Seventy patients (86.8%) had del(17p13.1). Five patients (6.6%) had monosomy 17. One patient (1.3%) had both del(17p13.1) and monosomy 17. Four patients (5.3%) had relative loss of 17p. HRTs were present in 14 patients (18.4%). Compared with initial FISH, the proportion of patients with hyperdiploidy increased at detection of del(17p) (42.1% to 59.2%; P < .001). A similar change was seen with monosomy 13 (35.5% to 53.9%; P < .001), whereas no change was seen with del(13q) (3.9% and 6.6%; P = .187). Even though 4 patients (28.6%) had 1q22 gain at follow-up, none of those patients were tested for it initially, so we cannot determine whether it was newly acquired.

Treatment and survival outcomes after detection of del(17p)

All patients received therapy after detection of del(17p). IMiD-based and PI-based regimens were used in 22 patients (28.9%) each, and a PI + IMiD-based regimen was used in 15 patients (19.7%). Monoclonal antibodies were used in 4 patients (5.3%). Seven patients (9.2%) proceeded directly to SCT without additional therapy, and 6 patients (7.9%) received other therapies. Overall, SCT was part of the next line of treatment in 14 patients (18.4%) (1 of them underwent allogeneic SCT). Details of treatment are available in supplemental Table 4. Among 67 patients who were evaluable for response, stringent complete response was attained in 3 patients (4.5%), complete response in 3 (4.5%), very good partial response in 16 (23.9%), and partial response in 9 (13.4%), giving an overall response rate of 46.3%. A minimal response was seen in 3 patients (4.5%). Twenty patients (29.8%) showed stable disease, and 13 (19.4%) developed progressive disease. The median PFS from the start of the next line of therapy was 5.4 months (95% CI, 2.7-7.7 months). The median OS from detection of del(17p) was 18.1 months (95% CI, 11.9-25.0 months) (supplemental Figure 1).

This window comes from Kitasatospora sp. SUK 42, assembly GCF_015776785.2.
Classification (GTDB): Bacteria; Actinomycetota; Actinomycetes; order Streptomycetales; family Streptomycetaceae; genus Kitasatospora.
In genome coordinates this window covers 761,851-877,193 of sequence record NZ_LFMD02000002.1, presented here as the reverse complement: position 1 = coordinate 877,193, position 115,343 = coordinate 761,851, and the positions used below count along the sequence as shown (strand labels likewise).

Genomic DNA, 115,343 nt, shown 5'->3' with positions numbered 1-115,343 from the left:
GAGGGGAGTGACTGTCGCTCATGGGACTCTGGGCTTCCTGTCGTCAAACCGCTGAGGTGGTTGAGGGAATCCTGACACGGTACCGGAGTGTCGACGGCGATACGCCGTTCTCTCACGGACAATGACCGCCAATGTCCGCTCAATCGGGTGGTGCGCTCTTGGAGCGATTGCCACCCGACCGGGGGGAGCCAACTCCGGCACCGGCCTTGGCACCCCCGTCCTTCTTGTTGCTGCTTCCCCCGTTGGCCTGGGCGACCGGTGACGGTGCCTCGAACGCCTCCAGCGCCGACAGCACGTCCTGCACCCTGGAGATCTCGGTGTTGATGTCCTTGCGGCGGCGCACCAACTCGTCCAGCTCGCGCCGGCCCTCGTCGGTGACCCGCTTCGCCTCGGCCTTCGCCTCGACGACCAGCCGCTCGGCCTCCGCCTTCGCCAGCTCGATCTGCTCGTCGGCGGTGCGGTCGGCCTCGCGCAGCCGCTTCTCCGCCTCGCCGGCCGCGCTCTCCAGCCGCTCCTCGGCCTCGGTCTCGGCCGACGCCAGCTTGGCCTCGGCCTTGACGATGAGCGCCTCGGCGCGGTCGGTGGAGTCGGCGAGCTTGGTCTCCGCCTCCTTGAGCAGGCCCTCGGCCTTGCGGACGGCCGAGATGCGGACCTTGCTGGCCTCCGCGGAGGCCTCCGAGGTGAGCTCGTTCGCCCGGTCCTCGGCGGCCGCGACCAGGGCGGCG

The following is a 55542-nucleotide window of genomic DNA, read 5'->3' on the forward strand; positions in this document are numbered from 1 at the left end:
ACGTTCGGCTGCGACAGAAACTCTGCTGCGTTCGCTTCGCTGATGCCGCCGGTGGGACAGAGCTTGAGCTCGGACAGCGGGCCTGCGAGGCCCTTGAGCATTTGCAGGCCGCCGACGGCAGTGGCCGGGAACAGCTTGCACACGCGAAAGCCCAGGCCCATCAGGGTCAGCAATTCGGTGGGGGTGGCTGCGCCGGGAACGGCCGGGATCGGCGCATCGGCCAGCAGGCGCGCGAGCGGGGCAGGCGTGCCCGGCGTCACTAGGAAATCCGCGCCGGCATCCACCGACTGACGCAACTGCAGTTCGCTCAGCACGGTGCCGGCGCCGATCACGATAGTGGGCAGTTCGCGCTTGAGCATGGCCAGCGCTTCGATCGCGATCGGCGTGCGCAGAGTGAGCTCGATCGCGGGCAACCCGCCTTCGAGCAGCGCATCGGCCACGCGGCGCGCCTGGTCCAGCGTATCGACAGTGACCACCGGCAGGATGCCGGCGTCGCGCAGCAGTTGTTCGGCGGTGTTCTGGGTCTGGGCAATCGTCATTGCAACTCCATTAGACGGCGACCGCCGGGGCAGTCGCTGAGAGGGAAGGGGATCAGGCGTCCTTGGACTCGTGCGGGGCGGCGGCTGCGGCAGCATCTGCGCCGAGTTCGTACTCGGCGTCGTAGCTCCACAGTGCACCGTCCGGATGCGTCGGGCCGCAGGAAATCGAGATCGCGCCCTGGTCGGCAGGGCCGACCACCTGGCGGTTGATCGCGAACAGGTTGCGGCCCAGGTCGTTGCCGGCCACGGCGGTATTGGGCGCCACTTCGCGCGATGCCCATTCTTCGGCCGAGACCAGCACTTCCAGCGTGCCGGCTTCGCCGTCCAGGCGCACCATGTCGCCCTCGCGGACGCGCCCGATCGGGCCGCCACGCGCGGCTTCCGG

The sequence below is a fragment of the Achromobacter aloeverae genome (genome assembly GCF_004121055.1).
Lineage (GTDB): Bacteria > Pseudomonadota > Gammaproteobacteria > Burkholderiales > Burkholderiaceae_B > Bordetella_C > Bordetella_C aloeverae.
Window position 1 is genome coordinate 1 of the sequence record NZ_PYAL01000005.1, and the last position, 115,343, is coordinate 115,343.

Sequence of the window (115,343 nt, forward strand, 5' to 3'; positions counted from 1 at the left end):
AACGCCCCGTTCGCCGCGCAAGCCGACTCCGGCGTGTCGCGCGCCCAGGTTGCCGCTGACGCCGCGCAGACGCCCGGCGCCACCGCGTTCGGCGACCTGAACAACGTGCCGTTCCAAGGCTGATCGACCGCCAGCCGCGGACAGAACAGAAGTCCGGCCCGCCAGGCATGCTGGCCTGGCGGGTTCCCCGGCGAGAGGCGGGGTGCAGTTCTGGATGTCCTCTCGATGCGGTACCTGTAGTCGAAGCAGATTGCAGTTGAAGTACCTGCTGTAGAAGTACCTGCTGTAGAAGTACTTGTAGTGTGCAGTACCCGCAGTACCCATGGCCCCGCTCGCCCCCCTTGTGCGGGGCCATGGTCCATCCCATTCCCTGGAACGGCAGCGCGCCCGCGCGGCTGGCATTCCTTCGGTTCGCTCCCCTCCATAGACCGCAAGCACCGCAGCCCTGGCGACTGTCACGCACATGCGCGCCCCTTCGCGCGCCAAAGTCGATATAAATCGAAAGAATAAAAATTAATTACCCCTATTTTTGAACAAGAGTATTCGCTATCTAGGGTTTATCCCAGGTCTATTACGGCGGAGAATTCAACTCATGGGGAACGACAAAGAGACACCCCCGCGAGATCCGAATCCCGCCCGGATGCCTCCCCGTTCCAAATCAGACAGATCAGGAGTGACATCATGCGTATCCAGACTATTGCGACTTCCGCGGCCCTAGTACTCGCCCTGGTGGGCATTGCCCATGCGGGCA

Predictors of survival after detection of del(17p)

To identify factors affecting PFS and OS from detection of del(17p), we used age ≥65 vs <65 years, serum creatinine >2 vs ≤2 mg/dL, bone marrow PC percentage ≥50 vs <50, ISS stage III vs I or II, increased vs normal LDH, presence vs absence of an HRT, presence vs absence of monosomy 13, presence vs absence of hyperdiploidy, high vs low PC proliferative rate, prior PI and IMiD refractoriness, and different cutoffs for proportion of PCs with del(17p) (20%, 30%, 40%, 50%, and 60%) in the Cox proportional hazards model (Table 3). After univariable analysis, ISS stage III disease, high PC proliferative rate, PI and IMiD refractoriness, and presence of del(17p) in ≥30%, ≥40%, and >50% PCs, had P < .1 for predicting shorter PFS and were included in multivariable analysis. Using multivariable Cox proportional model with step-wise backward elimination, the presence of del(17p) in ≥40% of PCs predicted shorter PFS with a hazard ratio of 2.21 (95% CI, 1.21-4.01; P = .009). In a similar analysis, ISS III stage, increased LDH, high PC proliferative rate, and PI and IMiD refractoriness were included in the multivariable model to determine predictors of shorter OS. A higher PC proliferative rate alone predicted shorter OS with a hazard ratio of 2.28 (95% CI, 1.31-3.96; P = .004). The median PFS was 3.5 months (95% CI, 1.9-5.7 months) in patients with del(17p) involving ≥40% PCs and 11.3 months (95% CI, 4.4-15.6 months) in those with del(17p) involving <40% PCs (P = .008) (Figure 2A). The median OS was 8.9 months (95% CI, 4.9-17.1 months) in patients with high PC proliferative rate at detection of del(17p) and 35.6 months (95% CI, 18.2-47.5 months) in those with a low PC proliferative rate (P = .003) (Figure 2B).